Help:IPA/Korean

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The charts below show the way in which the International Phonetic Alphabet (IPA) represents Korean language pronunciations in Wikipedia articles. It is based on the standard dialect of South Korea and may not represent some of the sounds in the North Korean dialect or in other dialects. For a guide to adding IPA characters to Wikipedia articles, see {{IPA-ko}}, {{IPAc-ko}} and Wikipedia:Manual of Style/Pronunciation § Entering IPA characters.

See Korean phonology for a more thorough look at the sounds of Korean.

Korean consonants
IPA Hangul Revised Romanization English approximation
b[1] b ball
d[1] d doll
dz[2] j beds
[1] j roughly like gee
ɡ[1] g gall
h h hall
j [ㅛ, ㅠ,ㅑ,ㅕ,
ㅖ, ㅒ][3]
y yes
k ㄱ [ㅋ][4] g, k lock
kk skin
ㅋ [ㅎㄱ] k cup
l ㄹ [ㄴ][5] l leave
m ㅁ [ㅂ][6] m mall
n
[ㄹ, ㄷ, ㅅ, ㅈ][7]
n not
ŋ ㅇ [ㄱ][8] ng king
p [ㅍ][9] b, p clip
pp spit
[ㅎㅂ] p paint
ɾ r Scottish great or American ladder
s s like see, but aspirated (with more breath)
ss saw
ɕ[10] s roughly like she
ɕ͈[10] ss seen
t
[ㅌ, ㅅ, ㅈ, ㅊ][11]
d, t let
tt stall
[ㅎㄷ] t tall
ts[2] j cats
ts͈[2] jj
tsʰ[2] ㅊ [ㅎㅈ] ch let's have
j roughly like patch
tɕ͈ jj
tɕʰ ㅊ [ㅎㅈ] ch roughly like cheek
w [ㅜ, ㅗ][12] w wall
Korean vowels and diphthongs[13]
IPA Hangul Revised Romanization English approximation
a a up
spa
e e rate
raid
ɛ ae bet
ɛː bed
i i beat
bead
o o sort
sword
ø [12] oe wet
øː wed
u u root
rude
ʌ eo Conservative up
əː RP herd
ɯ eu foot
ɯː good
ɰi ui we
y [12] wi somewhat like refute
somewhat like feud
Korean suprasegmentals
IPA Hangul Revised Romanization Explanation
ː [14] geminated consonant
ˈ primary stress
ˌ secondary stress

See also[edit]

Notes[edit]

  1. ^ a b c d The plain stops and affricate /p t tɕ k/ are voiced to [b d dʑ ɡ] respectively between voiced sounds.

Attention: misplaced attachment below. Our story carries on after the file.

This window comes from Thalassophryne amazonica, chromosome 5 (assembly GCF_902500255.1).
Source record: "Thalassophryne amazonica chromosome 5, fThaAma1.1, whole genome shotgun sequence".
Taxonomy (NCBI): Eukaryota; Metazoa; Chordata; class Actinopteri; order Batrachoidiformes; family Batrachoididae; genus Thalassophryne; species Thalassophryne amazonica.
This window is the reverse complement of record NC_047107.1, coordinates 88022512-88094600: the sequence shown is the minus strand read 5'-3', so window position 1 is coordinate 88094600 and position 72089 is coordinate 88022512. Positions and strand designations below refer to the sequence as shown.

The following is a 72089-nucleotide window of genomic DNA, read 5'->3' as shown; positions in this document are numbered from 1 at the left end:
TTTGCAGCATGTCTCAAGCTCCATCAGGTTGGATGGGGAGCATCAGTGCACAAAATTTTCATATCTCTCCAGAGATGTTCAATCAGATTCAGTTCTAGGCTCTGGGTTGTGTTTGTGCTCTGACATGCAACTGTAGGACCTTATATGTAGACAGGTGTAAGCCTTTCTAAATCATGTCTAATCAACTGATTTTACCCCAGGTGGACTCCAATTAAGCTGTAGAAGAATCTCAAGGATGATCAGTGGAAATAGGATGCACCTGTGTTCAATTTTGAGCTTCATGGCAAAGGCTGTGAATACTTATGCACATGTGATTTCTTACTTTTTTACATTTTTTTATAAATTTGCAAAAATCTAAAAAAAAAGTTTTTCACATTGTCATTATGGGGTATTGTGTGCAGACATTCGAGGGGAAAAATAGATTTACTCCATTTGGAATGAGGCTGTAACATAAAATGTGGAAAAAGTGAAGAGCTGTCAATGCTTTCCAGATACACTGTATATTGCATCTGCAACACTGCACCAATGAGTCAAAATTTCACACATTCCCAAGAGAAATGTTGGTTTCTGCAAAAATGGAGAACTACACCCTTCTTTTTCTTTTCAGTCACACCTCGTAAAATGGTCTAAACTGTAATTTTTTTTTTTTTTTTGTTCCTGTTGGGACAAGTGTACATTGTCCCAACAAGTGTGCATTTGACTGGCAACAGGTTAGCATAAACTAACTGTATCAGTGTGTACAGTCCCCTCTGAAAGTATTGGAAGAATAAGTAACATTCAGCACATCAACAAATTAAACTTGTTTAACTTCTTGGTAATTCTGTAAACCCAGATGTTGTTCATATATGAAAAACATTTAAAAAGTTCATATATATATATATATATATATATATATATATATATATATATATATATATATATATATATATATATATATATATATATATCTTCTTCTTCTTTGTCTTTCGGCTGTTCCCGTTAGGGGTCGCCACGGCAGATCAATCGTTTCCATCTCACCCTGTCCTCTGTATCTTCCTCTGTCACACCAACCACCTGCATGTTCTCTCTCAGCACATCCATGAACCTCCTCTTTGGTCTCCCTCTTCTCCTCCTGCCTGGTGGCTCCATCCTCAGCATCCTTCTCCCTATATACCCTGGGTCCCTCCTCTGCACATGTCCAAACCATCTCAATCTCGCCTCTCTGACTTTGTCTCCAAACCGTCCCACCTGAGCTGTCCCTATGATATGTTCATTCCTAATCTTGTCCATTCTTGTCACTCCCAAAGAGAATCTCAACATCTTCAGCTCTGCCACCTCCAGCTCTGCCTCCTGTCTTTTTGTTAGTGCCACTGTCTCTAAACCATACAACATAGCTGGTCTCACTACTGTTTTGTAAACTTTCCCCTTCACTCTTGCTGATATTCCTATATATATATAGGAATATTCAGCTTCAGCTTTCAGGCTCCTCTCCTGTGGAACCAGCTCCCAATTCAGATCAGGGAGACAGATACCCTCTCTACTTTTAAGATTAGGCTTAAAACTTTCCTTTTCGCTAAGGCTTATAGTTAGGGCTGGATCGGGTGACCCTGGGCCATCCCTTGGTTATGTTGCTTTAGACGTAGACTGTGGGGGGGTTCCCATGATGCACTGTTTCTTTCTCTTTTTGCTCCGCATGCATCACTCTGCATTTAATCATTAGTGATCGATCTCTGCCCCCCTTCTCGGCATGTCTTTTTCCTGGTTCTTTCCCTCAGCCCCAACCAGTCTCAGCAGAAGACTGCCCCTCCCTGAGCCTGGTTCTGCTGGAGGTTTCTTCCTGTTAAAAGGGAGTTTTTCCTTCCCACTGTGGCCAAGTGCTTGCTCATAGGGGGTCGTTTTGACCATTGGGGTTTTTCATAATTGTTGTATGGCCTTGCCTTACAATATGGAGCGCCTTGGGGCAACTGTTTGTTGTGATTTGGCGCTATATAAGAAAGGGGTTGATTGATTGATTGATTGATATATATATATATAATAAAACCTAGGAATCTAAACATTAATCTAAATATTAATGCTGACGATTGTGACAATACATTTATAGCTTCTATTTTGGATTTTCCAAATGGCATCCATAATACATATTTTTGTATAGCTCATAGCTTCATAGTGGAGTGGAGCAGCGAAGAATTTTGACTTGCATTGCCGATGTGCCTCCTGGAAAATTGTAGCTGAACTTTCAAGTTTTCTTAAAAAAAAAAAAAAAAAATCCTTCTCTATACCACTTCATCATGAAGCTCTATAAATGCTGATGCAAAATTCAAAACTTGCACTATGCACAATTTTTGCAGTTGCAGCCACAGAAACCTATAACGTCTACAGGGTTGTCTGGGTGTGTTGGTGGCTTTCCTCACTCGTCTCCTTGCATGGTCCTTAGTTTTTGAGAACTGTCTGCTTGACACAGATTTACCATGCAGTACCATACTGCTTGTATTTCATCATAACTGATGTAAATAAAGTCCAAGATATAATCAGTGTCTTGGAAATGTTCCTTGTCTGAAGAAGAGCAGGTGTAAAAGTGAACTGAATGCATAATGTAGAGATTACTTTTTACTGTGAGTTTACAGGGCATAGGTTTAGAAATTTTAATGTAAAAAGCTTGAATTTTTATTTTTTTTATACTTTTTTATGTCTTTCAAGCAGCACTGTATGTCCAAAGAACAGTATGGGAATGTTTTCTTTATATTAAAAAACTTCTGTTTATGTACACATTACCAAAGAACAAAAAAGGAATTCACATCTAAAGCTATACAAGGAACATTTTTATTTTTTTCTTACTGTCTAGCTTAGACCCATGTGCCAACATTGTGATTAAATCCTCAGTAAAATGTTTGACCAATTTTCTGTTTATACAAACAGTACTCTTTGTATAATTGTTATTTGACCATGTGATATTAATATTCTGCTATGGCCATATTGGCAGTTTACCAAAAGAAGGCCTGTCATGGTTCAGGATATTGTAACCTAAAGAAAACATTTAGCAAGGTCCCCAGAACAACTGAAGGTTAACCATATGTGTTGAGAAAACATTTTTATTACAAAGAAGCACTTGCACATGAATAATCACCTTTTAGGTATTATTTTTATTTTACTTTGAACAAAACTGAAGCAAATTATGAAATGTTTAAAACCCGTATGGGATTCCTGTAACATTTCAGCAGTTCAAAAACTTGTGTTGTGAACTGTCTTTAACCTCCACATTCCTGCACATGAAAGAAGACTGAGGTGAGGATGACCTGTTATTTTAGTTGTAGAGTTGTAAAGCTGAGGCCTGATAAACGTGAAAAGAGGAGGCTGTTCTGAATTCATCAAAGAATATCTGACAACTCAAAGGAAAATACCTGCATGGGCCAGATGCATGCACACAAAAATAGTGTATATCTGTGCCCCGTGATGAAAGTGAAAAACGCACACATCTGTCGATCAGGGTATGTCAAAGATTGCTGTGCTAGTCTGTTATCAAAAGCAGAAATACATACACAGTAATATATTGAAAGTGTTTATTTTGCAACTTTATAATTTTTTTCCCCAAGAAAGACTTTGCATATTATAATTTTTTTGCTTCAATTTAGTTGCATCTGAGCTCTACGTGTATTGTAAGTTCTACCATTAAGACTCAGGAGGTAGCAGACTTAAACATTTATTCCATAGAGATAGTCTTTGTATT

2. ^ a b c d [ts ts͈ tsʰ dz] occur before back vowels.
  3. ^ /j/ cannot be spelled by itself, but by doubling the short line on the vowel which it phonetically precedes.
  4. ^ ㅋ is [k] and RR k at the end of a syllable.
  5. ^ ㄹ is [l] at the end of a syllable. ㄹㄴ and ㄴㄹ may be [].
  6. ^ ㅂ is [m] before /n/ or /m/.
  7. ^ ㄹ may be [n] at the start of a word. ㄷ, ㅅ, ㅈ are [n] before /n/ or /m/.
  8. ^ ㅇ is [ŋ] at the end of a syllable. ㄱ is [ŋ] before /n/, /m/, or /ɾ/.
  9. ^ ㅍ is [p] and RR p at the end of a syllable.
  10. ^ a b [ɕ ɕ͈] are the allophones of /s s͈/ before /i/ and /j/.
  11. ^ ㅌ, ㅅ, ㅈ, ㅊ are [t] and RR t at the end of a syllable.
  12. ^ a b c /w/ is spelled ㅜ before /ʌ/, /e/, /i/ (the latter combination producing /y/~[ɥi]), ㅗ before /ɛ/, /a/; ㅚ /ø/ can also be pronounced [we].
  13. ^ In Standard Korean vowel length is contrastive, but this has mostly been lost in the spoken language.
  14. ^ Resulting from various sequences of consonants (and their relative transcriptions) in regressive assimilation.

References[edit]

  • Heo, Yong (2013). "An analysis and interpretation of Korean vowel systems". Acta Koreana. 16 (1): 23–43.
  • Lee, Hyun-bok (1999). "An IPA Illustration of Korean". Handbook of the International Phonetic Association. p. 120–123.
  • Lee, Hyun-bok (2002). 음성의 연구와 음성의 표기법 [Phonetic Notation in Phonetic Research: IPA and International Korean Phonetic Alphabet] (PDF). INTERSPEECH-2002.
  • Lee, Hyun-bok (2004). In search of a universal phonetic alphabet – theory and application of an organic visible speech (PDF). INTERSPEECH-2004.
  • Shin, J. (2015). Vowels and Consonants. In L. Brown & J. Yeon (Eds.). The Handbook of Korean Linguistics (pp. 36–21). Malden, MA: Wiley Blackwell.
  • Shin, J., Kiaer, J., & Cha, J. (2012). The Sounds of Korean. New York, NY: Cambridge University Press.
  • Sohn, Ho-min (2001). The Korean Language. Cambridge language surveys. Cambridge University Press. ISBN 0521369436.

External links[edit]